After 1982, the amending formula presented for this purpose in the Constitution Act, 1982 must be followed, but again, neither Canada nor Manitoba itself can alter the clause respecting French language rights in the Manitoba constitution. Both Aunger and I agree that in the new province of Manitoba, French-language rights were protected, but we disagree on the timing of the entrenchment of those rights. Aunger claims they were protected from 1835 onwards.
I claim French language rights were only entrenched in Manitoba after 1871. In order to make his case for the entrenchment of French linguistic rights in Alberta, Aunger goes beyond the entrenchment of French linguistic rights in Manitoba. He claims the entrenchment of French linguistics rights extended throughout the whole of Rupert’s Land and the North-West Territories. In order to substantiate his claim, he uses a very erroneous argument which Neitsch exposes. Aunger claims that because the same individual occupied the office of Lieutenant-Governor of Manitoba and the North-West Territories simultaneously, section 23 of the Manitoba Act applied to the Territories. Adams George Archibald was appointed to these two positions under two separate instruments.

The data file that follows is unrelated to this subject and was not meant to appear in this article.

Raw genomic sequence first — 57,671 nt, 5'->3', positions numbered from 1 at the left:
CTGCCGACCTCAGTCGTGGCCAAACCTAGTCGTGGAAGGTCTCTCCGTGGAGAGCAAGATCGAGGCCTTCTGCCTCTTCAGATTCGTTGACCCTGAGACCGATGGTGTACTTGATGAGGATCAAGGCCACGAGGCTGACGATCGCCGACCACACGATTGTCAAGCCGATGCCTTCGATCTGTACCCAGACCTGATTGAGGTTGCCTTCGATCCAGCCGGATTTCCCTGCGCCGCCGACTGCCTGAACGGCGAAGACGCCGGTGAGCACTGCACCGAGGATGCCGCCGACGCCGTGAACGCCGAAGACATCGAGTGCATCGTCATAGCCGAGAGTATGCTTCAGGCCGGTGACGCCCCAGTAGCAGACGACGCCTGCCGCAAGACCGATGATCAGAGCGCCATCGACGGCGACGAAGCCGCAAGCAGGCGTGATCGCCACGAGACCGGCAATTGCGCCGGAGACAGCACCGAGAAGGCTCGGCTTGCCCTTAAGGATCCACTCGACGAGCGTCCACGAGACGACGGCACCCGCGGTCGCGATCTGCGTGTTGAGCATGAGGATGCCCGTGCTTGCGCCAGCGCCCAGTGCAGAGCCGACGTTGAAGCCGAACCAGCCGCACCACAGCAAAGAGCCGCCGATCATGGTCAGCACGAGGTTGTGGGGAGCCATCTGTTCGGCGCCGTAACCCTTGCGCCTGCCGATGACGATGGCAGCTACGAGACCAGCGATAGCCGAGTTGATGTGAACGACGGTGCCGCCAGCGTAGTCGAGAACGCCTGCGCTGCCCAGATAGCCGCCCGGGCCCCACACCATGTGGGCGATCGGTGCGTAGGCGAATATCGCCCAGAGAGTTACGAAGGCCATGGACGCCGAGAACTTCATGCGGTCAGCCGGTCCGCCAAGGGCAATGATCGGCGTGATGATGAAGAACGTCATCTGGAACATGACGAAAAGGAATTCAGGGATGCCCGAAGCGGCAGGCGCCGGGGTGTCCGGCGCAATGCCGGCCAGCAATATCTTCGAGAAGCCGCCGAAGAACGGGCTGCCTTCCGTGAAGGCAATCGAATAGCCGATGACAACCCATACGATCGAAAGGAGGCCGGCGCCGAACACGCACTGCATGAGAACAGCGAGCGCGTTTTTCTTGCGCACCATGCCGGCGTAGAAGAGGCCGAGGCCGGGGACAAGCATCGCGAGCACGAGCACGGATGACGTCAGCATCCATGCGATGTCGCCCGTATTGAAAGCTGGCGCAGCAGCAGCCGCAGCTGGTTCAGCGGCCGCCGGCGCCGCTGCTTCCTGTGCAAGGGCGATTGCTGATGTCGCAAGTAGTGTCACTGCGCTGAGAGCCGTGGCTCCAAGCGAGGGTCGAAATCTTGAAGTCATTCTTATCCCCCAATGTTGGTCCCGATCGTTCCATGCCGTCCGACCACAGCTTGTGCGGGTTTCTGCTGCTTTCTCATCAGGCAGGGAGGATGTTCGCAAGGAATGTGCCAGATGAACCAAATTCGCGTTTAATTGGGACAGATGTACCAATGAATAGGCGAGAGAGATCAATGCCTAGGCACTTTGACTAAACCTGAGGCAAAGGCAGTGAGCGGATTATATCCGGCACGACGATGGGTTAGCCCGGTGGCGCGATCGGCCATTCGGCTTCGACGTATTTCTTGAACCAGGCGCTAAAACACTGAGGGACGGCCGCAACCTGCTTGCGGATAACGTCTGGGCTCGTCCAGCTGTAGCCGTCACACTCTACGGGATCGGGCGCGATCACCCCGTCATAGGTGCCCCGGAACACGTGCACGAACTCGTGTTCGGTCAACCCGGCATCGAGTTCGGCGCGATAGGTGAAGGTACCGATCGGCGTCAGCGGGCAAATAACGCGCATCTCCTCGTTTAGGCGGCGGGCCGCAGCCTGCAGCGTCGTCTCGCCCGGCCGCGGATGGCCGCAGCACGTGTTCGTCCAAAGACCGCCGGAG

Later, Archibald, the first Lieutenant-Governor of Manitoba and the first Lieutenant-Governor of the North-West Territories, received two separate letters of instructions from the Under Secretary of State for the Provinces relative to his two separate appointments. Although resident in Winnipeg, he acted very differently as Lieutenant-Governor of Manitoba than he did as Lieutenant-Governor of the Northwest Territories.
His main duty as Lieutenant-Governor of the Territories was to collect information for the use by the Canadian government. To fulfill this requirement, he hired William F. Butler to undertake a fact-finding expedition through the North West.